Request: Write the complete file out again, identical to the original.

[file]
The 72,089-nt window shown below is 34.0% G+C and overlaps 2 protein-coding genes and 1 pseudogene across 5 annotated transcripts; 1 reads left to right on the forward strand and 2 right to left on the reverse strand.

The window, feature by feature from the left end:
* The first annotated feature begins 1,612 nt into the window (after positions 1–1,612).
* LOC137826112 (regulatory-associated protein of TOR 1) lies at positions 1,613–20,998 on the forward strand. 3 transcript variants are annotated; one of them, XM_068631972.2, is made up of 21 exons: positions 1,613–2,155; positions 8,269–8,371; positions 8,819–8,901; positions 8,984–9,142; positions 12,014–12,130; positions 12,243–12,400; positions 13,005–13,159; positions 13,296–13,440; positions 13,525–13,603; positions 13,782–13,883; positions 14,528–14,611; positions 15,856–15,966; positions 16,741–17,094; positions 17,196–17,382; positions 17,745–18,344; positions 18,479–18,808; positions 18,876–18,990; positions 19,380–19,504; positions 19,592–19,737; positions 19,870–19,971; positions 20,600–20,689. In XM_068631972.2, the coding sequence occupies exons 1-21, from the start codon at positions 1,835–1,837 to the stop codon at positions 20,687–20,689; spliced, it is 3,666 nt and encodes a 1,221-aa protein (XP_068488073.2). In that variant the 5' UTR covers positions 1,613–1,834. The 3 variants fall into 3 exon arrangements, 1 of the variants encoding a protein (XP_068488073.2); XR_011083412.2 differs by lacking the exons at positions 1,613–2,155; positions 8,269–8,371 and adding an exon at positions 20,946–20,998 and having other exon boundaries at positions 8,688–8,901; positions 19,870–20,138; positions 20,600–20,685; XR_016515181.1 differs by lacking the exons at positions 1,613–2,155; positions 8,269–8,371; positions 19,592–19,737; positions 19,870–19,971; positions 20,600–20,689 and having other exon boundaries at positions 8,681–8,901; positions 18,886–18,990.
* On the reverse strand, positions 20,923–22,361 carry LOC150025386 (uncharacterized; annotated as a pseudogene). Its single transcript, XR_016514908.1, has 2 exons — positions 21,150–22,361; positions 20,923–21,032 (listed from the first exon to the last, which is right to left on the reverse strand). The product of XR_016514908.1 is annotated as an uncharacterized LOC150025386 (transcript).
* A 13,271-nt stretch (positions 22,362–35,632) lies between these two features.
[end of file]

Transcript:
The 72,089-nt window shown below is 34.0% G+C and overlaps 2 protein-coding genes and 1 pseudogene across 5 annotated transcripts; 1 reads left to right on the forward strand and 2 right to left on the reverse strand.

The window, feature by feature from the left end:
* The first annotated feature begins 1,612 nt into the window (after positions 1–1,612).
* LOC137826112 (regulatory-associated protein of TOR 1) lies at positions 1,613–20,998 on the forward strand. 3 transcript variants are annotated; one of them, XM_068631972.2, is made up of 21 exons: positions 1,613–2,155; positions 8,269–8,371; positions 8,819–8,901; positions 8,984–9,142; positions 12,014–12,130; positions 12,243–12,400; positions 13,005–13,159; positions 13,296–13,440; positions 13,525–13,603; positions 13,782–13,883; positions 14,528–14,611; positions 15,856–15,966; positions 16,741–17,094; positions 17,196–17,382; positions 17,745–18,344; positions 18,479–18,808; positions 18,876–18,990; positions 19,380–19,504; positions 19,592–19,737; positions 19,870–19,971; positions 20,600–20,689. In XM_068631972.2, the coding sequence occupies exons 1-21, from the start codon at positions 1,835–1,837 to the stop codon at positions 20,687–20,689; spliced, it is 3,666 nt and encodes a 1,221-aa protein (XP_068488073.2). In that variant the 5' UTR covers positions 1,613–1,834. The 3 variants fall into 3 exon arrangements, 1 of the variants encoding a protein (XP_068488073.2); XR_011083412.2 differs by lacking the exons at positions 1,613–2,155; positions 8,269–8,371 and adding an exon at positions 20,946–20,998 and having other exon boundaries at positions 8,688–8,901; positions 19,870–20,138; positions 20,600–20,685; XR_016515181.1 differs by lacking the exons at positions 1,613–2,155; positions 8,269–8,371; positions 19,592–19,737; positions 19,870–19,971; positions 20,600–20,689 and having other exon boundaries at positions 8,681–8,901; positions 18,886–18,990.
* On the reverse strand, positions 20,923–22,361 carry LOC150025386 (uncharacterized; annotated as a pseudogene). Its single transcript, XR_016514908.1, has 2 exons — positions 21,150–22,361; positions 20,923–21,032 (listed from the first exon to the last, which is right to left on the reverse strand). The product of XR_016514908.1 is annotated as an uncharacterized LOC150025386 (transcript).
* A 13,271-nt stretch (positions 22,362–35,632) lies between these two features.